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U.S. v. ROSENTHAL

June 9, 2003

UNITED STATES OF AMERICA, PLAINTIFF,
v.
EDWARD ROSENTHAL, DEFENDANT.



The opinion of the court was delivered by: Charles R. Breyer, United States District Judge

SENTENCING MEMORANDUM

A jury convicted defendant Edward Rosenthal of violating the federal Controlled Substances Act. The charges arose out of the defendant's cultivation of marijuana at 1419 Mandela Parkway in Oakland, California. Prior to sentencing the parties filed two memoranda each on the issues to be decided and identified the evidence they wanted the Court to consider. See United States Sentencing Guideline ("USSG") § 6A1.3. The Court also reviewed the sentencing recommendation of the United States Probation Office. On June 4, 2003, after oral argument from the parties, the Court sentenced the defendant to a one-day term of imprisonment. This Memorandum sets forth the Court's findings and reasoning in addition to what was stated in open court at the time of sentencing.*fn1

DISCUSSION

In a federal criminal proceeding, such as this, a defendant's sentence is determined by the United States Sentencing Guidelines ("USSG"). See Koon v. United States, 518 U.S. 81, 85 (1996). "A district court must impose a sentence within the applicable Guideline range, if it finds the case to be a typical one." Id. The first step, then, is to determine the applicable Guideline range. The Guideline range is determined by calculating the defendant's "offense level."

A. Calculation of the offense level

1. Drug quantity

The base offense level for the defendant's crimes corresponds to the quantity of marijuana at issue. USSG § 2D1.1. The Probation Office found that the defendant is responsible for 673 plants, the number of plants found at 1419 Mandela Parkway, plus the marijuana found in the defendant's residence and vehicle. For sentencing purposes, each plant is equivalent to 100 grams of marijuana. The Mandela Parkway plants plus the plants found in the defendant's vehicle and residence total 67.4 kilograms. Under the Guidelines, a drug quantity of at least 60 kilograms but less than 80 kilograms results in a base offense level of 22.

The government objects to the Probation Office's finding. It contends that the defendant is also responsible for 405 plants purchased by Drug Enforcement Agency ("DEA") agents from the Harm Reduction Center ("HARM") in January 2002, plus 628 plants the government seized from HARM in February 2002, for a total drug quantity of more than 1000 plants totaling 107.70 kilograms. The government's theory is that Rosenthal had a supervisory role in the cultivation of marijuana at HARM and therefore is responsible for all the marijuana connected to HARM. Such a quantity would result in a base offense level of 26.

The defendant also argues against the Probation Office's drug quantity finding. At trial the government urged the jury to find that the number of marijuana plants exceeded 1,000. The jury disagreed and found that the number of plants the defendant conspired to cultivate was more than 100 but less than 1,000. Based on this finding, the defendant argues that the Court may not attribute more than 100 plants to him.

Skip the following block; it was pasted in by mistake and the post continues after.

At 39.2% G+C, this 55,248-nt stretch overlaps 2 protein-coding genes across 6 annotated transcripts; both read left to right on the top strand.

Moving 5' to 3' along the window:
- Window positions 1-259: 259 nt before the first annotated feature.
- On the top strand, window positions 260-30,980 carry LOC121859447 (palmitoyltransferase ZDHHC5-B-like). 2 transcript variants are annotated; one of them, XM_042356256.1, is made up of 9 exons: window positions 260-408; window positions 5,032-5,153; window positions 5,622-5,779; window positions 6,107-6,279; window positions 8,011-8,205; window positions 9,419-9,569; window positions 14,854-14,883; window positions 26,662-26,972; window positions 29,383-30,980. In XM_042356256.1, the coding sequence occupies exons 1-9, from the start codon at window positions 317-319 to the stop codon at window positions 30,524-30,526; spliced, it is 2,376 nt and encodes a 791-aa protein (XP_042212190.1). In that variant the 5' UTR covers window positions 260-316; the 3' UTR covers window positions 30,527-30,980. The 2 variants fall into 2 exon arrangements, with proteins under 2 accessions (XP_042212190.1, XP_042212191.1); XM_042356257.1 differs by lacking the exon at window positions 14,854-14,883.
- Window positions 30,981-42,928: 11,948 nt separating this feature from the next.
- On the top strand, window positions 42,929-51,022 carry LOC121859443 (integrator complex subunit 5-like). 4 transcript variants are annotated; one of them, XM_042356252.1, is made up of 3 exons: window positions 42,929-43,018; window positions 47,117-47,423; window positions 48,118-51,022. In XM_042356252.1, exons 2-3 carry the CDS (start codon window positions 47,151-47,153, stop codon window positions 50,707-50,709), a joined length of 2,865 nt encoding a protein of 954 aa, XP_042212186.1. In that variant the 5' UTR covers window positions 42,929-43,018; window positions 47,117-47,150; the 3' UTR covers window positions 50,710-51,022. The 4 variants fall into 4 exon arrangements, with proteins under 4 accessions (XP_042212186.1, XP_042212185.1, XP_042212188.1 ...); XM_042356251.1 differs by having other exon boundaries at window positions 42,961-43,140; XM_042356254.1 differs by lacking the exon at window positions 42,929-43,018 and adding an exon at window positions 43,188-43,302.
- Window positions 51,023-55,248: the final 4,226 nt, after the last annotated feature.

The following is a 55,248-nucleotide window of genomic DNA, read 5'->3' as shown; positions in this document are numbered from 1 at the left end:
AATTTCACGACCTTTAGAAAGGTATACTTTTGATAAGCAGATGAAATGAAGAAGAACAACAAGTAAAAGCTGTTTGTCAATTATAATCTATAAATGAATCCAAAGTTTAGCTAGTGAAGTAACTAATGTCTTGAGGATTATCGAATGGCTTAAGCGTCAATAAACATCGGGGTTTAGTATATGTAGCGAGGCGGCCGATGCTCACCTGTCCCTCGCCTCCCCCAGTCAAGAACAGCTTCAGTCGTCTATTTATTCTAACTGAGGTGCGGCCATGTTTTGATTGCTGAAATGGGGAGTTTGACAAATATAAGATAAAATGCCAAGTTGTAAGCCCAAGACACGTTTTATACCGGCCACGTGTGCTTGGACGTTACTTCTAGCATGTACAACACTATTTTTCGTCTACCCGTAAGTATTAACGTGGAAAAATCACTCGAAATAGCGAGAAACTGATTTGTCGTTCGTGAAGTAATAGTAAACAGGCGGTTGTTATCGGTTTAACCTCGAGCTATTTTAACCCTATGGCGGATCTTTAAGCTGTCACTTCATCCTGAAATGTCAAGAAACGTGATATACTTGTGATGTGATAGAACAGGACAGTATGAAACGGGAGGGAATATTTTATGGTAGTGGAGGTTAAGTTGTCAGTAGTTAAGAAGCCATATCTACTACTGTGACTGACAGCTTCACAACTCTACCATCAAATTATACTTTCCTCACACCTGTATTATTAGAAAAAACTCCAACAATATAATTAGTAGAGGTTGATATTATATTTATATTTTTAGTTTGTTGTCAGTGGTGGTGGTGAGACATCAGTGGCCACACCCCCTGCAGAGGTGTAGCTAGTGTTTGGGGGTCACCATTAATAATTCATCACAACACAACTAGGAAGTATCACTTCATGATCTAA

The Court agrees with the Probation Office that the government has not proved by a preponderance of the evidence that the drug quantity for which the defendant is responsible is 80 kilograms or more. While there is evidence that some of the plants seized from HARM came from the defendant, the Court is not persuaded that more than 120 of the plants came from the defendant. In fact, the government acknowledges that many of the plants at HARM came from sources other than the defendant, and it does not offer any evidence as to how many plants are attributable to the defendant and how many are attributable to other sources. The Court also finds, based on what it observed at trial, that the defendant did not supervise the cultivation of marijuana at HARM. Therefore the defendant is not responsible for all the marijuana the government obtained from HARM. The jury's finding that Rosenthal conspired to cultivate more than 100 but less than 1000 plants does not require a contrary conclusion. The fact that the jury did not find that the defendant conspired to cultivate more than 1000 plants suggests it rejected the government's argument that the defendant is responsible for all the plants at HARM.

The Court also disagrees with the defendant's assertion that the drug quantity should be limited to 100 plants based on the jury's drug quantity finding. The jury found that the defendant was responsible for more than 100 plants but less than 1000; it did not find that the defendant was responsible for no more than 100 plants.

Accordingly, the Court agrees with the Probation Office that the base offense level is 22.

2. Role in the Offense

The Guidelines provide for an upward adjustment to the offense level based on the defendant's role in the offense:

(a) If the defendant was an organizer or leader of a criminal activity that involved five or more participants or was otherwise extensive, increase by 4 levels.
(b) If the defendant was a manager or supervisor (but not an organizer or leader) and the criminal activity involved five or more participants or was otherwise extensive, increase by 3 levels.
(c) If the defendant was an organizer, leader, manager, or supervisor in any criminal activity other than described in (a) or (b), increase by 2 levels.
USSG ยง 3B1.1. In its Sentencing Memorandum the government urged that the evidence supported an adjustment by as much as four levels. At sentencing, however, the government in effect withdrew its contention that the evidence supports a three or four-level adjustment and instead asserted that only a two-level adjustment is warranted. See ...

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